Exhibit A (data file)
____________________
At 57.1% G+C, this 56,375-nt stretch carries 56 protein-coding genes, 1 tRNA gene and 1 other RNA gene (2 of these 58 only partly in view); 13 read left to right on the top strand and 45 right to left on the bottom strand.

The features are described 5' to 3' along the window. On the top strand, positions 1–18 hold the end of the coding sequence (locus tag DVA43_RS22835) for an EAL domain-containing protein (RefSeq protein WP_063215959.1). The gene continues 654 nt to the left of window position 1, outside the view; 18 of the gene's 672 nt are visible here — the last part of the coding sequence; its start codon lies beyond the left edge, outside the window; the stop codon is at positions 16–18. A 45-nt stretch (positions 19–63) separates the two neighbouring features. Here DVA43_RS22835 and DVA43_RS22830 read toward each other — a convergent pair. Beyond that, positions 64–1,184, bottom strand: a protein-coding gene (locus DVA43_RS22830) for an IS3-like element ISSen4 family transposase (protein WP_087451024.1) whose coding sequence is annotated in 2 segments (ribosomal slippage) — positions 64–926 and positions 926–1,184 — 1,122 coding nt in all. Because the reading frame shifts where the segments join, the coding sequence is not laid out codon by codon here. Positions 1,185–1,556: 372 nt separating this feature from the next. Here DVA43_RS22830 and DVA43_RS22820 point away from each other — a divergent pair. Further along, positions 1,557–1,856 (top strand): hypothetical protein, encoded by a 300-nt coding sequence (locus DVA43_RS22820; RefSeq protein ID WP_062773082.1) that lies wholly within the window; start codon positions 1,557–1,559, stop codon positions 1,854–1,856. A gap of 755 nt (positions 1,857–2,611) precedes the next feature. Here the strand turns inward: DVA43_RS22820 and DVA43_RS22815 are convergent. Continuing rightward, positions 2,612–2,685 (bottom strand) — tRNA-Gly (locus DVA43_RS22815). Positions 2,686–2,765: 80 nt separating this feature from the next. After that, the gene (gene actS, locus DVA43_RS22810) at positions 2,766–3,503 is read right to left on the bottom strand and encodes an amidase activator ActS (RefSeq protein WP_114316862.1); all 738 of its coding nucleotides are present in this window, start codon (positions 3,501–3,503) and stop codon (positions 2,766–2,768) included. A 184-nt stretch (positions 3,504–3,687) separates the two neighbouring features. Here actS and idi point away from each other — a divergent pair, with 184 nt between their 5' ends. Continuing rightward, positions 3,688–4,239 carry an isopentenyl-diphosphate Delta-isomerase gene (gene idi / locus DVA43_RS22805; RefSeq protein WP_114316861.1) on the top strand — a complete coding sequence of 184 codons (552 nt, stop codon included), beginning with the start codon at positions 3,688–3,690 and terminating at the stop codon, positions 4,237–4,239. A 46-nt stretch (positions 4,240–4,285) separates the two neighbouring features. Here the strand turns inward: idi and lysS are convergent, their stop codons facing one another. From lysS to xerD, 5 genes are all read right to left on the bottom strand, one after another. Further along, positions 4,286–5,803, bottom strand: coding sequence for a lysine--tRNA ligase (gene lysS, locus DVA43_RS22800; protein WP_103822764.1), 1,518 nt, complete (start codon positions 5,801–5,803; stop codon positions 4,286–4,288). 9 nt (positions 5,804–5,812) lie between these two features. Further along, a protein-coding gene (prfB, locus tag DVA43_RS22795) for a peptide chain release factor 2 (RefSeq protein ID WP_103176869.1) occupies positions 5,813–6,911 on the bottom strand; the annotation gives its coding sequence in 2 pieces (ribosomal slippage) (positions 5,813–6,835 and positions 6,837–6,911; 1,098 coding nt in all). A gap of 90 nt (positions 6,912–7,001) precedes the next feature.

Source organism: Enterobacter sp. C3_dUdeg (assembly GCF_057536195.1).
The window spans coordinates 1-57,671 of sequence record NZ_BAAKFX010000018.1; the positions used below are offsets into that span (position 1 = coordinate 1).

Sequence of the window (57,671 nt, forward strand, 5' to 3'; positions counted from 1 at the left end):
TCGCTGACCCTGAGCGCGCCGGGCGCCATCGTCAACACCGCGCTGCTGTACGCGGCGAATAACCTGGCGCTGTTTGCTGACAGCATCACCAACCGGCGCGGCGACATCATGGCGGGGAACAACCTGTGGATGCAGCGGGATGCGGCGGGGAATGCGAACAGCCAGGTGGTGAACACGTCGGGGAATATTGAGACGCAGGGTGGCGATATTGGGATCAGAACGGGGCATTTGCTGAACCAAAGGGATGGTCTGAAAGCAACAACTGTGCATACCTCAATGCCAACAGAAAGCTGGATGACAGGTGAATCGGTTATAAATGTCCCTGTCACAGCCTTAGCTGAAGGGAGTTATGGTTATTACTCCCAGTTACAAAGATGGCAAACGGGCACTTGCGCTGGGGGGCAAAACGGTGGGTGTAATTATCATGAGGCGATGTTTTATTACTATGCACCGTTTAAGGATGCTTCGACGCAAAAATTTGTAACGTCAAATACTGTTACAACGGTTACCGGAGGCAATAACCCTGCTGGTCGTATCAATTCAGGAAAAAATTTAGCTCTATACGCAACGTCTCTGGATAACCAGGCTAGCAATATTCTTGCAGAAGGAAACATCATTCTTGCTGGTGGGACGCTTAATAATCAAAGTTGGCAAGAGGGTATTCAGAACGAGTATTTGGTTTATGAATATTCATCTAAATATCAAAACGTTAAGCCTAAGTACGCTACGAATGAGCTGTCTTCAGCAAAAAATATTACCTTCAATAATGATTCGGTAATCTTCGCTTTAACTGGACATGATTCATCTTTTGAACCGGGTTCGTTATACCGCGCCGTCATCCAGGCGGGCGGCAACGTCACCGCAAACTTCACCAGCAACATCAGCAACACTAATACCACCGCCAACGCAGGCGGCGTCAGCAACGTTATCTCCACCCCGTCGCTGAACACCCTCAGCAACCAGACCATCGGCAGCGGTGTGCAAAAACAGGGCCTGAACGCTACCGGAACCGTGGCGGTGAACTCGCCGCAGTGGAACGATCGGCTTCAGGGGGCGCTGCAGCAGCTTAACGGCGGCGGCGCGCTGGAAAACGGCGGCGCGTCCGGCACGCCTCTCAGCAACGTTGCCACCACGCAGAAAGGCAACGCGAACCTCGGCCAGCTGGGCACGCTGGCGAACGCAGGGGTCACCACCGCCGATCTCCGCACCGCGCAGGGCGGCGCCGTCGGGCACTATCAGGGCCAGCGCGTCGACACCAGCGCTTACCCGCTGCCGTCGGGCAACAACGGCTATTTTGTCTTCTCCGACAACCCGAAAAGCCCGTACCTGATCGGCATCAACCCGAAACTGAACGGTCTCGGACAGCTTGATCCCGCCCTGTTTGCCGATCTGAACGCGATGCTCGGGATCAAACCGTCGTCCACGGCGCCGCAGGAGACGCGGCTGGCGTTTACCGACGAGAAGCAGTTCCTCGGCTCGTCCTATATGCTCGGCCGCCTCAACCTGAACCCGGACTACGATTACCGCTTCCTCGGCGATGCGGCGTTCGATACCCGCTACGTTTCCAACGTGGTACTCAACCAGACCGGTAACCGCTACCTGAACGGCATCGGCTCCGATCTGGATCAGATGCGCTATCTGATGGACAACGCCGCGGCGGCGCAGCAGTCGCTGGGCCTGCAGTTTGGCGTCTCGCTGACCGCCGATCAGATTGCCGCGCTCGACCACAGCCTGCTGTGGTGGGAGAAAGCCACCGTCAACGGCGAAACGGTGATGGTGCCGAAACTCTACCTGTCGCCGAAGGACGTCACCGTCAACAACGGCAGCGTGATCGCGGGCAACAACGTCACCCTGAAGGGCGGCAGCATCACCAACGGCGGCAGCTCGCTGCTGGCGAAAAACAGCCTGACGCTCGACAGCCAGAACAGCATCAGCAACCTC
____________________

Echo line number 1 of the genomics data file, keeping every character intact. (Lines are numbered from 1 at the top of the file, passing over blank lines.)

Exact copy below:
At 57.1% G+C, this 56,375-nt stretch carries 56 protein-coding genes, 1 tRNA gene and 1 other RNA gene (2 of these 58 only partly in view); 13 read left to right on the top strand and 45 right to left on the bottom strand.